In return for its investment and partnership, the university would receive a portion of the revenues the real estate development is projected to generate. All told, the university estimates annual revenues of at least $40 million from multiple project-related sources, including grants, research funding, philanthropy, industry partners, fees and the income earned from the real estate revenue.

The priority for university revenues will be the funding of those expenditures needed to ensure Berkeley Space Center is self-sustaining, with any ancillary or secondary financial benefits extending to the core campus, its departments and colleges, and faculty and students. There is also likely to be additional financial benefits derived from the incubation and commercialization of emerging companies born from translation research and technology created at the site.


For the joint-venture partnership, Berkeley Space Center is an opportunity to redefine how large-scale developments are designed, constructed and managed not just from the ground up, but from the underground up. The grounds and the buildings would serve as a testbed to pioneer and advance novel low-carbon design and construction practices.

The development team of Berkeley Space Center has a growing list of ambitious environmental sustainability goals, which at present include:

  • Pursuit of rigorous building certifications, both LEED and other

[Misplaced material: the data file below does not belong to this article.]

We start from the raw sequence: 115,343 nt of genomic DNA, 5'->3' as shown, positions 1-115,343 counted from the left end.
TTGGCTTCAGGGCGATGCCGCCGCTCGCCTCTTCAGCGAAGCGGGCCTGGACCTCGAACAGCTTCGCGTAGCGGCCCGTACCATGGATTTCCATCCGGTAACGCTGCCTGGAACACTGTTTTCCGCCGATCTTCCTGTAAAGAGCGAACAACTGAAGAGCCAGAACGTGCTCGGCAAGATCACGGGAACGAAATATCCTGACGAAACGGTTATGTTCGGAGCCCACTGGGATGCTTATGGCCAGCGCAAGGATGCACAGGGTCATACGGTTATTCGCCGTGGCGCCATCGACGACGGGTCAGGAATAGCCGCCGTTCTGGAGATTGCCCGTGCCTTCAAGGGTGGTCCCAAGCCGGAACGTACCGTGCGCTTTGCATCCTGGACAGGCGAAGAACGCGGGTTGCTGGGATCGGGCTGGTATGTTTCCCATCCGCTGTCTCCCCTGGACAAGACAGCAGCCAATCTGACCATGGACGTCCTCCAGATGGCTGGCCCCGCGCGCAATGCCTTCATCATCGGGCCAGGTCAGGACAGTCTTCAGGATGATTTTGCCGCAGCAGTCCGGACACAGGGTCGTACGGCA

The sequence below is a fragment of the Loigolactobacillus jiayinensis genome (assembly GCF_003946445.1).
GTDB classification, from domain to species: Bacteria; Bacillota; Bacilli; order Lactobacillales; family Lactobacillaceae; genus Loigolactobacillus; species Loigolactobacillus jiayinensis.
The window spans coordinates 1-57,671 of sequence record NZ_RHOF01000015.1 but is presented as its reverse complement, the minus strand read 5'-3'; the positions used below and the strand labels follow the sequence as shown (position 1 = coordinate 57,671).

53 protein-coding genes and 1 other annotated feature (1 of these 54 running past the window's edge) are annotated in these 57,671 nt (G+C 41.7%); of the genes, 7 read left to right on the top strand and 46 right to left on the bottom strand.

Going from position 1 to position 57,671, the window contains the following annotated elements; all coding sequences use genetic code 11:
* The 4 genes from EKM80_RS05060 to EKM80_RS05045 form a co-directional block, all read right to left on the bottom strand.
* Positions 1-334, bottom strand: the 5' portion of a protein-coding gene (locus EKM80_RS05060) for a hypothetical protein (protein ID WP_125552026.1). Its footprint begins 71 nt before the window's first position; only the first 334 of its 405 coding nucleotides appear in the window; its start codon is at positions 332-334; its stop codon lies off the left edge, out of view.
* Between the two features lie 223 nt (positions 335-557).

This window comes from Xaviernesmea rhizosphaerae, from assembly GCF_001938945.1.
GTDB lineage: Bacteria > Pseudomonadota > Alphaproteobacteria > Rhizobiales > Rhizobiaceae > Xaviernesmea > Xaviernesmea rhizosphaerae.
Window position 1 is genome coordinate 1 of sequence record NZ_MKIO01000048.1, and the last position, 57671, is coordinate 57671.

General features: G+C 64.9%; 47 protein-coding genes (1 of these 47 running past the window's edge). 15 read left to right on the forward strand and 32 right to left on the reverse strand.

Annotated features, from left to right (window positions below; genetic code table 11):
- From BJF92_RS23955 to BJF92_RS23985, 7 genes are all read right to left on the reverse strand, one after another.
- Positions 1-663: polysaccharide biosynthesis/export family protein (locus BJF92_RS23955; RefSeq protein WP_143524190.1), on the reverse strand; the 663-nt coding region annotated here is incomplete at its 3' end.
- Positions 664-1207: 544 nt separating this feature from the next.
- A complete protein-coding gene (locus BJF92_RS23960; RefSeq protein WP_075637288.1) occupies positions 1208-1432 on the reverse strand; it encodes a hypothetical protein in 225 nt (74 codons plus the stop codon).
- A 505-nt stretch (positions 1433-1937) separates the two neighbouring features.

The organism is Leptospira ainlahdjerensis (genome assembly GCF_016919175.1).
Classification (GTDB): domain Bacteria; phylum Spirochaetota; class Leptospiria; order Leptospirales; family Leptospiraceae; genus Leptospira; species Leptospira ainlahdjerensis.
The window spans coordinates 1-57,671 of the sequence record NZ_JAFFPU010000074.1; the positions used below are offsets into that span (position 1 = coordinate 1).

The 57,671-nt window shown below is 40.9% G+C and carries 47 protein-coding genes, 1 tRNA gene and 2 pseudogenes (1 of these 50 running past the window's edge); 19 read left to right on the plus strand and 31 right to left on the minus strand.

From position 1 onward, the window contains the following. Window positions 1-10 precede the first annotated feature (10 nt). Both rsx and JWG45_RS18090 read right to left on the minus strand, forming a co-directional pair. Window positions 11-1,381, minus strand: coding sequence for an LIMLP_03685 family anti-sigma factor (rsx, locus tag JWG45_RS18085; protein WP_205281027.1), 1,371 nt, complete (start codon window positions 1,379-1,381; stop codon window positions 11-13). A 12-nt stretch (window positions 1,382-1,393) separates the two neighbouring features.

• Installation and use of alternative low-carbon energy sources, such as photo-voltaic panels for power generation in place of natural gas
  • Diversion of the majority of on-site waste
  • On-site treatment and retention of stormwater
  • Use of recycled water for both landscaping and within buildings themselves
  • Multiple modes of movement and transportation to and within the site, with a focus on pollution-free mobility
  • Phytoremediation, whereby Berkeley Space Center’s landscape design and maintenance will heal groundwater aquifers

"Similar to how innovations in aerospace research pushed the physical boundaries of where humans can go, Berkeley Space Center aspires to establish new standards for how buildings are designed, constructed and operated to minimize the carbon impact," said Dan Kingsley, Co-Founder and Managing Partner of SKS Partners. "UC Berkeley and SKS Partners share a commitment to building a carbon-free future for humanity, and Berkeley Space Center is the ideal incubator to develop new ideas to achieve that goal."


The environmental entitlement process has commenced and is expected to last approximately two years, with construction tentatively scheduled to begin in 2026.

The joint-venture partnership has selected CBRE to market the R&D space for lease. The leasing team is ready to initiate discussions with prospective tenants interested in built-to-suit opportunities.